Summer 2012 Kids' Next List
“This lovely story about the special bond between twins is unlike anything Jerry Spinelli has ever written. The twins tell their story in alternating chapters. Jake and Lily have always known each other's thoughts. Even stranger, they both sleepwalk to the train station every year on their birthday. But now that they're 11, things seem to be changing. Jake starts hanging out with a neighborhood gang, leaving Lily behind. Will Jake's new friends get him into trouble? Will Lily find a friend of her own? And more importantly, does growing up mean growing apart? A bright and breezy story full of Spinelli's trademark humor, with an ending that is absolutely perfect.”
— Joanne R. Fritz, Chester County Book & Music Company, West Chester, PA
Beloved Newbery Medalist Jerry Spinelli, author of Maniac Magee and Wringer, addresses issues of identity, belonging, family, and bullying in this humorous and heartfelt novel about twins.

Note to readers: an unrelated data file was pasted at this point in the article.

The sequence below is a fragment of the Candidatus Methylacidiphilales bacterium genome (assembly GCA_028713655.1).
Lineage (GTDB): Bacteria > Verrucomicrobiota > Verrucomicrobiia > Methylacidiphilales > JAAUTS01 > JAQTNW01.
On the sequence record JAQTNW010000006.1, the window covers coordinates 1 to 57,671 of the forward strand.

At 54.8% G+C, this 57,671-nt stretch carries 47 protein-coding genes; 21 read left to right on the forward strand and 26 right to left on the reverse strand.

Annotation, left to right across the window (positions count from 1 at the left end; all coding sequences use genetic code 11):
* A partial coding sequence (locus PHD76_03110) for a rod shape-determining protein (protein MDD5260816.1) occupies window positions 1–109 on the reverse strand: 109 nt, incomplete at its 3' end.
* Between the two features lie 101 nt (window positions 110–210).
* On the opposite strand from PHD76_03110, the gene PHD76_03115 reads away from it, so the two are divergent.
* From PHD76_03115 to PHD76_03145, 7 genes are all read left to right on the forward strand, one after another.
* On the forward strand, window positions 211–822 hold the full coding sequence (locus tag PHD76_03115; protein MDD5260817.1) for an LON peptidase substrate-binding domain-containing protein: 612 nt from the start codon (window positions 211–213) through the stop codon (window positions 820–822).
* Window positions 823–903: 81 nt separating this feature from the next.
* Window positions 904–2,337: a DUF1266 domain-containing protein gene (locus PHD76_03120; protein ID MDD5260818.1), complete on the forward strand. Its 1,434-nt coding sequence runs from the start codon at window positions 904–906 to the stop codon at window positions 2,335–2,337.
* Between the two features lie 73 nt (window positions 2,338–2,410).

Jake and Lily are twins. Despite their slightly different interests and temperaments, they feel exactly the same—like two halves of one person.
But the year they turn eleven, everything changes. Their parents announce it’s time for separate bedrooms. Jake starts hanging out with a pack of boys on the block. And Lily is devastated, not to mention angry. Who is she without Jake?
And as her brother falls under the influence of the neighborhood bully, he also must ask himself—who is the real Jake?
In a starred review, Publishers Weekly praised this "smart and funny story." The New York Times Book Review extolled Jerry Spinelli as "a poet of the prepubescent" and added: "Nobody is better than Spinelli when it comes to creating the grade-school world of qualified innocence—and treading a fine line between challenge and reassurance.”
★ “Spinelli adroitly balances emotional tension with introspective moments in this smart and funny story.”
“Spinelli is a poet of the prepubescent…Nobody is better than Spinelli when it comes to creating the grade-school world of qualified innocence—and treading a fine line between challenge and reassurance.”
“Each character is portrayed with emotional subtlety and conviction, while their juxtaposed viewpoints bring the energy of opposing forces to the story.”
“Double the feelings, double the fun.”
“Spinelli’s hallmark issues—individuality, nonconformity, alienation, standing up for the little guy—figure prominently, and the messages are convincingly worked into the story.”